Some of you people here, there are a few people here who maybe will know that that is the background behind this beautiful organisation. In my lifetime I saw very big gaps in education areas. That building was built to meet that gap at the time. That is why we have that lovely building over there. Now, where? I think that is probably one of the first examples because in World War II deaf education really changed. And in the ’80s, everything changed quickly.  I worked here in the ’80s and there were lots of changes that happened at that time. There were a lot of world changes. There was evolution of education, equity and the same opportunities and standards for deaf children and education. It meant that the school here, maybe the numbers were dwindling, but it was a poor school in the past but it has changed. DCA has changed with those changes in deaf education. DCA, I know the name has evolved over time and education of children has evolved, but still there are some things that are missing and there are some gaps. It has not always been a wonderful education or a wonderful experience. What we thought now, how can we establish something that can suit children into the future?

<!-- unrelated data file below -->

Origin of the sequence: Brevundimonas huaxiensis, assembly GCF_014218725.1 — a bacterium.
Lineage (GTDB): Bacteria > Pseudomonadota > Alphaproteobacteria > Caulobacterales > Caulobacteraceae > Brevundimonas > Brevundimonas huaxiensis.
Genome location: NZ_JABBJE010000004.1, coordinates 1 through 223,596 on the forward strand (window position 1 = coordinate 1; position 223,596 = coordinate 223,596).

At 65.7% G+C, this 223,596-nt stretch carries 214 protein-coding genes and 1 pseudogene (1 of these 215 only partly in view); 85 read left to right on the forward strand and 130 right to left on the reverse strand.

With different programs, DCA set up and established to cover those gaps. An example of that is trying to make sure that deaf children don’t miss out.  It happens very easily. This organisation had the foresight to know that we could include and visit organisations in equity and instilling confidence in young children and a strong identity. Mainstream education isn’t always easy and doesn’t always do that. So it is a wonderful history how this organisation has changed over time and been supported, especially where there have been gaps. So, I want to congratulate DCA on 150 years and their celebration today of this amazing organisation and this school and the deaf education for deaf children here in Victoria and providing a wonderful model and commitment, the commitment that DCA has to improve education for deaf children.”

Dr Breda Carty is a lecturer in Special Education at the Royal Institute for Deaf and Blind Children (RIDBC) Renwick Centre (affiliated with the University of Newcastle) in Sydney, Australia and is an expert in Deaf history. Before taking up a position with RIDBC in 2002, Breda was a Research Fellow at Griffith University for 12 years, and a teacher of the deaf in Victoria and the United States. She has had many years’ experience developing Deaf Studies workshops for the Deaf community and as a consultant with a variety of educational and community-based groups.